If you are going to rent your property out as a holiday let (for the entire year or for seasonal letting) you should inform your insurer of this. You will need to ensure that any damage, risk of fire and flooding caused by a holiday tenant to your property is properly guaranteed. Most comprehensive insurance policies contain a clause that allows you to let out on a seasonal basis to third parties for up to three months, but you should always clarify this with your insurer. Likewise, a tenant may already be covered in their own home insurance policy for their contents as well as their liability when renting. It is highly recommended you request such proof of insurance from the tenant. More advice on preparing your house for holiday lets
In France, school children need insurance for school trips and for some sport and extracurricular activities, so it is a good idea to buy it at the beginning of the school year.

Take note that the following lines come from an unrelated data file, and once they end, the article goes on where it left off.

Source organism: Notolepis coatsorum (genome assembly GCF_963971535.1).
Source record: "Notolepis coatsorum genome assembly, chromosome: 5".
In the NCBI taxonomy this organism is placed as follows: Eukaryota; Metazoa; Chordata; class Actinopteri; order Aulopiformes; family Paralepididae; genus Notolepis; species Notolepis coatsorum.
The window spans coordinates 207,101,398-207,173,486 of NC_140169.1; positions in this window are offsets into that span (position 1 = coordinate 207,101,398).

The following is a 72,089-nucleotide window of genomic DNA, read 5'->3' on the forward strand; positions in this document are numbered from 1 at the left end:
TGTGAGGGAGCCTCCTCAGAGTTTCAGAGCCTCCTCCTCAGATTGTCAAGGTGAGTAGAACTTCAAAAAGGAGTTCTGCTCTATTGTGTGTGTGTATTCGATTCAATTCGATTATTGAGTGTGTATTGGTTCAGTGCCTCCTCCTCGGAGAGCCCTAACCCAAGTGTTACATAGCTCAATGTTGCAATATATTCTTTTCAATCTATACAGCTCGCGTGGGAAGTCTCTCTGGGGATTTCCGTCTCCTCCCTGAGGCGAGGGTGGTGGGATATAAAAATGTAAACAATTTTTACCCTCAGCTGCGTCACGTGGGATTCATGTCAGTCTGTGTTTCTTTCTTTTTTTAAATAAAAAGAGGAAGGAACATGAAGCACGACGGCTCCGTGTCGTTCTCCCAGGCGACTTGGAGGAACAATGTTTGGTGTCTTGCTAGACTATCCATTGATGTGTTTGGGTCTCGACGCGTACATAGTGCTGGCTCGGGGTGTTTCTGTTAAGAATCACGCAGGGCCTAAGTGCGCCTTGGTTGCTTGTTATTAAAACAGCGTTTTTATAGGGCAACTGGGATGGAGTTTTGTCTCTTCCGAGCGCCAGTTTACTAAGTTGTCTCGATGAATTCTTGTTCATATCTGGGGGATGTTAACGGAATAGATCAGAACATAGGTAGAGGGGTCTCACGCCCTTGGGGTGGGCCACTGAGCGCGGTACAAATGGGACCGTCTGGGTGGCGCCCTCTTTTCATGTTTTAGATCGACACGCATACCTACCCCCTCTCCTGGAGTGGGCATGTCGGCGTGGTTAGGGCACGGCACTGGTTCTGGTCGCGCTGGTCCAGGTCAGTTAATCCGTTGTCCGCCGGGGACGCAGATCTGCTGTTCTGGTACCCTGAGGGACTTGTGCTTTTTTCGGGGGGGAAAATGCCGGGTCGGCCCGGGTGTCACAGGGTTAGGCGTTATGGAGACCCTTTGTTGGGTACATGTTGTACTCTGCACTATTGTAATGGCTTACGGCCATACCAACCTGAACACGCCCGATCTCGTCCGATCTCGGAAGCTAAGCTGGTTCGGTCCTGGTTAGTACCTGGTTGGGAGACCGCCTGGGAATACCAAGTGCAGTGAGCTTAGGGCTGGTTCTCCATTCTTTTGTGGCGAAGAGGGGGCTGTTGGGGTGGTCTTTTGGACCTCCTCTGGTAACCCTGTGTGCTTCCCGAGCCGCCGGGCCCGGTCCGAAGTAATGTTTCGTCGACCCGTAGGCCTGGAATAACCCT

Many insurance companies offer school insurance (assurance scolaire) but Mutuelle Assurance Élèves (MAE) specialises in this insurance which ranges from €10 to €35 a year. Cover includes: damage your child might to do to school property; to another child’s belongings; to him or herself, and to his or her belongings, for example loss of satchels, musical instruments, sports equipment or glasses. If you take the expensive option (up to €35 a year), the contract also insures your child 24 hours a day for accidents and damage. So it would cover replacing a sink in your house, were it to be damaged by your child, for example. Looking for information about French schools? Read 10 differences between French and British schools